Delving into the Digital Divide

“Hands across the Divide” © Copyright zoocreative and licensed for reuse under this Creative Commons Licence

Van Dijk, Jan. (2006).  Digital divide research, achievements and shortcomingsPoetics. 34. The Netherlands: University of Twente, 221-235.

For this week’s assignment, I did a little research into the so-called digital divide.  I came up with  the above referenced article by Jan van Dijk from 2006.  In the article, Van Dijk inventories the digital divide research from 2000-2005.  While somewhat dated, much of the content resonates with me and is still clearly applicable today.

The point is made in the article that the term “digital divide”, first coined in mid-1990s, has gained in popularity, but also in ambiguity.  It is commonly used to refer to a gap between those who have and those who do not have physical access to technology.  However, over time the term has grown to include many other types of technological inequalities.  This has complicated any attempt to draw conclusions about the research into the “digital divide”.

Van Dijk asks three fundamental questions:

  • What inequality does the digital divide concept refer to?
  • What is exactly new about the inequality of access to and use of information and communication technology as compared to other scarce material and immaterial resources in society?
  • Do new types of inequality rise or exist in the information and network society?

While typically used to identify a gap in physical access, Van Dijk has identified four types of inequality that constitute the digital divide.

  1. Material Access: Most of the research has dealt with this aspect of the digital divide.  In almost all cases, the divide between those who have and those who do not have physical access to technology is shrinking.
  2. Motivational Access: This type of access precedes Material Access, as typically one must want to have access to technology before one actually gets the technology.  Therefore there are not only ‘have-nots’ but also ‘want-nots’.  Many reasons are given for a refusal to use computers and the Internet, etc., however, ultimately, one’s motivation can play a significant role in where you end up on the digital divide.
  3. Skills Access: Clearly, just owning technology is not enough, being able to use it, is also important.  What is interesting here is that while material access gaps are more or less closing in the developed world, the skills gap tends to be growing.
  4. Usage Access: The pinnacle of access is actual usage: having sufficient motivation, material access, and skills to apply technology to enrich one’s life.  There continues to be a significant usage gap between those at the upper end of the socio-economic spectrum who use many applications in advanced and creative ways compared to those at the lower end of the  spectrum who tend to use simpler applications for a narrower range of activities.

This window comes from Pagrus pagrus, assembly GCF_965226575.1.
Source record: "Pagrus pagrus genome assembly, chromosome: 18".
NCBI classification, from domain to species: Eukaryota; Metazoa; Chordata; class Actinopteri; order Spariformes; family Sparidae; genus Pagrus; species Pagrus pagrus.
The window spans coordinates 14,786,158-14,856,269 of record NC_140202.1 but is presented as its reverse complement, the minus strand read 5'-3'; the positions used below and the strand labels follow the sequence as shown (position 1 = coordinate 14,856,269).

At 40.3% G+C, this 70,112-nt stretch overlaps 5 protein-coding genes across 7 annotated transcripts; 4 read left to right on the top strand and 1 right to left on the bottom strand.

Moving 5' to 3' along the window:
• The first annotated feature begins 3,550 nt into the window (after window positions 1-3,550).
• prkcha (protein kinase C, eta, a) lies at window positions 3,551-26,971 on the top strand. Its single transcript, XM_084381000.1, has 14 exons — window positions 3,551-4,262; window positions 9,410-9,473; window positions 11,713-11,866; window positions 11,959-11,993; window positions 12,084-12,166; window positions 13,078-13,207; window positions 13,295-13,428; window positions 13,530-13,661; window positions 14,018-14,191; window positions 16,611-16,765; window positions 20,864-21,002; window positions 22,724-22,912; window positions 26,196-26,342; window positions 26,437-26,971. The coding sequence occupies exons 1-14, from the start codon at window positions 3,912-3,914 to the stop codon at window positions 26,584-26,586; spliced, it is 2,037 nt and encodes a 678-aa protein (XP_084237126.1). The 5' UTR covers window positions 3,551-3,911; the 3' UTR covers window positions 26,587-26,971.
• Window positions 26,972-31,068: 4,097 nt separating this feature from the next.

Van Dijk also talks a fair bit about technological determinism, a term that has come up previously in this class.  This is a theory that proposes that a society’s technology is the driving force behind the development of social structures and cultural values, that technology is the key force behind historical change.  For example, the invention of the stirrup is seen by those ascribing to technological determinism as being a significant factor in the creation of feudalism in Europe in the late 700s.  Van Dijk makes the point that early research into the digital divide was influenced fairly heavily by technological determinism.  Furthermore, the term itself, even to this day, seems to “echo” with this theory.  This begs the question: is technology driving social change or is social change driving technology?  Clearly, if we believe that technology is driving social change, the digital divide has an even deeper significance.

In the end, I took away two messages from this article.  First, the term digital divide is problematic and I need to be specific about which type of divide I’m talking about.  Second, this digital divide in all its forms, tends to mirror and also amplify pre-existing social inequalities.  The parable of Mark 4:25 is apt here: For to the one who has, more will be given, and from the one who has not, even what he has will be taken away.

As a teacher, this has significant implications.  I believe this throws Prensky’s Digital Native theory out the window.  Just because our students were born into an age of email and Wifi, does not mean that they have innately more motivation, material access, skills and usage access than a Baby Boomer.  Just because my students may be spending hours upon hours a day staring at a computer or tablet screen, does not mean that they know how to do anything of value that will enrich their lives.

It is my job, as a teacher, to work against the digital divide’s amplification of pre-existing societal inequalities, by, at the very least, providing motivation and skills to my students.  In Rochelle Rugg’s blog post, she touches on  Doug Belshaw’s eight components of digital literacy.  She quotes Belshaw: “every time you’re given a new tool it gives you a different way of impacting the world” which seems very deterministic but also kind of hopeful and cool.  Nonetheless, digital literacy tools are a key component of the skills we need to be working on in the classroom.



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